The human machine and Arca’s mutant faith

Body, mind and spirit: it is not easy to trace common themes in the artistic production and modus pensandi of Arca, the Venezuelan DJ, singer, fashion icon and producer. One should perhaps speak of guiding principles rather than common themes.

The role of the body is undoubtedly central. Body is all that we have at our birth; however, it is not only flesh and blood, but also body in its extensions. In the Vincentian Vitruvian man, the material perimeter of the human body coincided in the shapes of the circle (the divine) and the square (the earthly). For Arca, the divine and earthly coexist, but the geometry is extended, complicated. Arca’s figures explicitly refer to the Vitruvian man: in the Prada/Rakata video (whose images were later used as the covers of her latest albums), we see Arca in an almost laboratory-like set, with doubled limbs and heads, in poses that trace squares and circles, but also progressively more complicated shapes. This is where the mind comes into play, capable of making itself the bearer of a continuous increase in the body: alterations, extensions, duplications, eliminations. Such manifestations of the body are just as real if on flesh and blood as if in a music video, a cover or an art performance.



Arca tends towards a (re)solution in a series of Vichian courses and recursions, in which person and machine become one, split, and recombine. It is no coincidence that over the course of her latest project the concepts of “first death” and “last birth” appear several times, in a continuous cycle of rebirth and reinvention.  Arca is in this sense her own deus ex machina: and this is where the spirit comes into play. If in Greek tragedy the god brought resolution, while here faith is earthly, and is a faith in constant change, what Arca herself repeatedly calls a ‘mutant faith’. Mutant was the title of her 2015 album, while mutant faith appears explicitly for the first time as a concept in her creative output with the performance art residency Mutant;Faith, in New York for four nights in October 2019.

This belief is one of the red threads within Arca’s latest ambitious and maximalist project: a pentalogy of albums entitled Kick, from the prenatal kick, conceived as the first tangible sign of a human being’s life. KiCk i opened the kick cycle in mid-2020, followed closely at the end of 2021 by its iterations ii, iii, iiii and iiiii, released one per day over the course of a week between November and December 2021. 59 songs in total across five albums, initially conceived as a trilogy, later becoming a tetralogy, to which a surprise fifth element was added. These facts alone give an idea of how much of the artist’s production is in progress. The process is more important than the final goal, and it is the journey itself that gives meaning to exploration, to experimentation.



More is always more for Arca. Describing the project from a musical point of view is not easy, precisely because of its constant mutability, in which one can sense the longing for fixed points; these goals, however, are nothing more than new starting points for further extension and complication. The first kick is somewhat the most pop element (not coincidentally, also the one with the most guest artists, such as Björk, Rosalía, Sophie, Shygirl), but also the one that presents the vastness and eclecticism of styles present in the following four works. KICK ii starts with a series of reggaeton-like songs, which in the second part are dissected into a series of tracks with impalpable atmospheres, in which the rhythms and melodies tend to fade away. The third volume draws its inspiration from club music, especially techno.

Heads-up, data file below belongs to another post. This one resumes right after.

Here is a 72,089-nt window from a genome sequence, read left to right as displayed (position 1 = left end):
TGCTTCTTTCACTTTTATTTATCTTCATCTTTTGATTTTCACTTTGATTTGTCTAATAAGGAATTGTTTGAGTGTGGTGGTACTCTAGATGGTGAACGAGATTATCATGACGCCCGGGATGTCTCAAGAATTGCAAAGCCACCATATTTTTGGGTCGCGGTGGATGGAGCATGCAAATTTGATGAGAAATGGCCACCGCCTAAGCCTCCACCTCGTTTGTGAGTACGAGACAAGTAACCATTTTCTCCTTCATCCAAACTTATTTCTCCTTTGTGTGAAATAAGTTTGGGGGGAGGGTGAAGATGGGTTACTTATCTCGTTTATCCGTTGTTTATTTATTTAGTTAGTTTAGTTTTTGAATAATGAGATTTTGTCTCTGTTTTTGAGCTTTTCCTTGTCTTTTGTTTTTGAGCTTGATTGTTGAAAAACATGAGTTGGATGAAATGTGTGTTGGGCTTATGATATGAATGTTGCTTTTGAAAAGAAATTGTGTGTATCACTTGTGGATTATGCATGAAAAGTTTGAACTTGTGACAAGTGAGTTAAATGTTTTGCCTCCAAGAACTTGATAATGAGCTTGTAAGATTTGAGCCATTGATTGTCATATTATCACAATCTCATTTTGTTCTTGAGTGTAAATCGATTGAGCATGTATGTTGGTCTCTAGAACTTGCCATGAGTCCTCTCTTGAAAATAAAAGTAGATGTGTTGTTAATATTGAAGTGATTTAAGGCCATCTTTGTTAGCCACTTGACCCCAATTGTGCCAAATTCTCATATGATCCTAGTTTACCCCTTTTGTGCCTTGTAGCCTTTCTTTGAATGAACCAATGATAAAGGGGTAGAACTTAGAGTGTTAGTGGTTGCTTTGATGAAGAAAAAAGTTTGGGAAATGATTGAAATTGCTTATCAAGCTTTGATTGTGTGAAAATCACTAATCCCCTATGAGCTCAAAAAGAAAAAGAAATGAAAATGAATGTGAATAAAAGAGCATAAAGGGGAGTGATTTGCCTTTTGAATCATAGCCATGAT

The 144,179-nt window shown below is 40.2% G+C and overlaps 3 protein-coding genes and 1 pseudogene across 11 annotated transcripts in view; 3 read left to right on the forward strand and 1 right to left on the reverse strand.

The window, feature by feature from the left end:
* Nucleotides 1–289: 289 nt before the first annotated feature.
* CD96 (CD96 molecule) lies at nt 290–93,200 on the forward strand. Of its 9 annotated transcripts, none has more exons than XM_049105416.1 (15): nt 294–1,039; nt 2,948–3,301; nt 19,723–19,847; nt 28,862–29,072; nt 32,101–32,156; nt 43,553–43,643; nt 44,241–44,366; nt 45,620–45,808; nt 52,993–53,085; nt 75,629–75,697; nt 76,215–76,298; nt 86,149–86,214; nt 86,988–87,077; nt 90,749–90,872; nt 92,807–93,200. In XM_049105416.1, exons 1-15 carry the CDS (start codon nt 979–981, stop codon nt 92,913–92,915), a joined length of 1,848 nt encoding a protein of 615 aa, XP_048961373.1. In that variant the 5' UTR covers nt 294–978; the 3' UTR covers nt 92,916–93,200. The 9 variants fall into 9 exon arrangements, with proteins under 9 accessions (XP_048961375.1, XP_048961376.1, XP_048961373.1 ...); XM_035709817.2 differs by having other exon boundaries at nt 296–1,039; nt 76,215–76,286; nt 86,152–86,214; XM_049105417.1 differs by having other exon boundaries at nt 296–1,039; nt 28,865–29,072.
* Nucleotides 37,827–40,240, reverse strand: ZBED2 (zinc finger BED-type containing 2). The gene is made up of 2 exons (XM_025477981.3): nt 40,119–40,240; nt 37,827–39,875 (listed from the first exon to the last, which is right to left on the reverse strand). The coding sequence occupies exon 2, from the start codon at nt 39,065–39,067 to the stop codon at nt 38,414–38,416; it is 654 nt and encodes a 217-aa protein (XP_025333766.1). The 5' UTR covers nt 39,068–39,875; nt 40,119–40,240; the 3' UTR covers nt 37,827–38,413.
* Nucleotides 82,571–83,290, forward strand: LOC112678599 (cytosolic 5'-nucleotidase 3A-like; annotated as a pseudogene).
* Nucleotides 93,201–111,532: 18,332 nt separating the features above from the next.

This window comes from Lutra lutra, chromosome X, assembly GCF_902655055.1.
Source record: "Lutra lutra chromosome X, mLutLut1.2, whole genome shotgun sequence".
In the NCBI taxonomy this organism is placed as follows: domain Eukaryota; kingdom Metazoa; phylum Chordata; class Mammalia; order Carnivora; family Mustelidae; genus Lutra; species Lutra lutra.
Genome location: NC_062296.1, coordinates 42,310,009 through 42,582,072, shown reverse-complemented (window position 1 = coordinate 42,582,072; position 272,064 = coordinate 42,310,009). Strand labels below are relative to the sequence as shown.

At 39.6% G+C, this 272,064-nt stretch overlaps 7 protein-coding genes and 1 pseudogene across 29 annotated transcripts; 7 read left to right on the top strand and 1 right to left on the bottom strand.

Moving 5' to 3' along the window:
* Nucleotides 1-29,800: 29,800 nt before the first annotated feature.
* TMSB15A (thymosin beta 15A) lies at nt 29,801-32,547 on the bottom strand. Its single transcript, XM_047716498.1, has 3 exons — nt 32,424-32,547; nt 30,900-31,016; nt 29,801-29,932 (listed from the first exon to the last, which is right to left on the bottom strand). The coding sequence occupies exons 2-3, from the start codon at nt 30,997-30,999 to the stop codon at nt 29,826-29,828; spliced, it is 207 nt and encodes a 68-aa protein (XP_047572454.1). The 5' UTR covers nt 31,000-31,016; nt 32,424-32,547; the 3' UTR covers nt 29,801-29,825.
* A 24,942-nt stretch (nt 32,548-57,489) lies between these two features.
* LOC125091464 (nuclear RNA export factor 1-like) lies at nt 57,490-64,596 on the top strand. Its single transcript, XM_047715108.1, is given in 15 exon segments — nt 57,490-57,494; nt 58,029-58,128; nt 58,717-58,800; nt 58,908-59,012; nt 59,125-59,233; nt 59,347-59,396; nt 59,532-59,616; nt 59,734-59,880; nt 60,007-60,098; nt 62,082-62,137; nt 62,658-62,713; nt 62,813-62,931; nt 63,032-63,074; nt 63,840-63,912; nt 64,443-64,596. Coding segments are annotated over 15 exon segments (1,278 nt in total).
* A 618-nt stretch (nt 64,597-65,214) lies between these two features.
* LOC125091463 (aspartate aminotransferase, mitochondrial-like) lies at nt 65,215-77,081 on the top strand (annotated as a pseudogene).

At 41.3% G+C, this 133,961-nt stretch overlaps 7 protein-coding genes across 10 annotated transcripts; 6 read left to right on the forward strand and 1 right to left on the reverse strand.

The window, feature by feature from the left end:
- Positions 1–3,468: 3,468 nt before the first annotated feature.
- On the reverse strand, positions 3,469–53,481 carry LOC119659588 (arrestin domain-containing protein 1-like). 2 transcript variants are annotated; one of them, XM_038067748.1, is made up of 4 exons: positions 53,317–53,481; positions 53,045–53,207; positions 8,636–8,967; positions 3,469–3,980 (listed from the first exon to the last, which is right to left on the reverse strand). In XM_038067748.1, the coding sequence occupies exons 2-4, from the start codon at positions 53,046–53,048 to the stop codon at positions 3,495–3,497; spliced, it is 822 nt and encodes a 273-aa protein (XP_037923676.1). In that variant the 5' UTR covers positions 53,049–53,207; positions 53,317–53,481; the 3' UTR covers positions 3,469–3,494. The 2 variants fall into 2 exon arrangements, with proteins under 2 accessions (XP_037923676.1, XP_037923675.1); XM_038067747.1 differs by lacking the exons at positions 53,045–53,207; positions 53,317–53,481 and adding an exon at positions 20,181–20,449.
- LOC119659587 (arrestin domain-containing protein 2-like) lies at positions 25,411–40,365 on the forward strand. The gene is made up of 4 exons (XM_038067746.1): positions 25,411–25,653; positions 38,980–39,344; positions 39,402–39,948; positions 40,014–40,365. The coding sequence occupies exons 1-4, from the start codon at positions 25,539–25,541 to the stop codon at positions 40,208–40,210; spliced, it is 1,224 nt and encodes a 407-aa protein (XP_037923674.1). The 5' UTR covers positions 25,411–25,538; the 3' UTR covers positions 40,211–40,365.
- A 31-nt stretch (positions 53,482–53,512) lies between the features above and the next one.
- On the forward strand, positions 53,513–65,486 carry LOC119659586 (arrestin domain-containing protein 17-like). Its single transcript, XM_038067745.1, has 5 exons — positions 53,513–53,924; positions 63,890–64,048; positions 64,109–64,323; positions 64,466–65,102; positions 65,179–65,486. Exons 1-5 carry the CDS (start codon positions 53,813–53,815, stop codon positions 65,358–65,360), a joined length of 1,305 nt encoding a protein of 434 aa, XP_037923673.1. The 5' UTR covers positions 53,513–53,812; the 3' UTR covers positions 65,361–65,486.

The atmospheres from the first to the third volume tend towards an increasing agitation, which is then to some extent resolved in the last two chapters: in kick iiii Arca achieves a sort of synthesis of her meta-pop, in a collection of songs rich in melodies, full of poetic suggestions and manifestos of intent. Queer is a political song in which Arca exalts the strength and pain of her own queerness, in tears that are tears of fire, of a queer fire. Planningtorock, famous for another queer dancefloor anthem from 2013, Let’s Talk About Gender Baby, is the guest on the track. Shirley Manson of Garbage (who came to prominence in 1993 with a song called Queer; is this a coincidence?) recites the words of another manifesto, Alien Inside, a celebration of the otherness within each of us, as an opportunity for constant renewal. The fifth and last (?) kick, a surprise release without any announcement, is a coda, a sort of epilogue to the project. Of the five albums, it is the most stripped-down, in which Arca rediscovers the instruments and elements of classical music that marked her early works, such as Xen. Unlike her first efforts, however, the music here is less claustrophobic, airier, enriched by elements of ambient music, leaving the impression of an open ending.



Compared to the artistic beginnings of the Arca project, the new element seems to be that of greater openness, which is exuded in a pop (in the broadest sense of the term) afflatus at a musical level, the reflection of which is also perceptible at an aesthetic level. It is no coincidence that Arca has gone from being a niche phenomenon to extending her tentacles (metaphorical and mechanical) into the mainstream, recently also becoming a fashion star, featuring on covers for Vogue Mexico and advertising campaigns for Bottega Veneta, and attracting the attention of contemporary art icons such as Marina Abramović and Hans Ulrich Obrist.

With an increasingly deep and varied artistic output, it is difficult to predict what direction Arca’s career will take in the future. However, one thing can be said with almost total certainty: we are unlikely to see her fixed in one place for too long.

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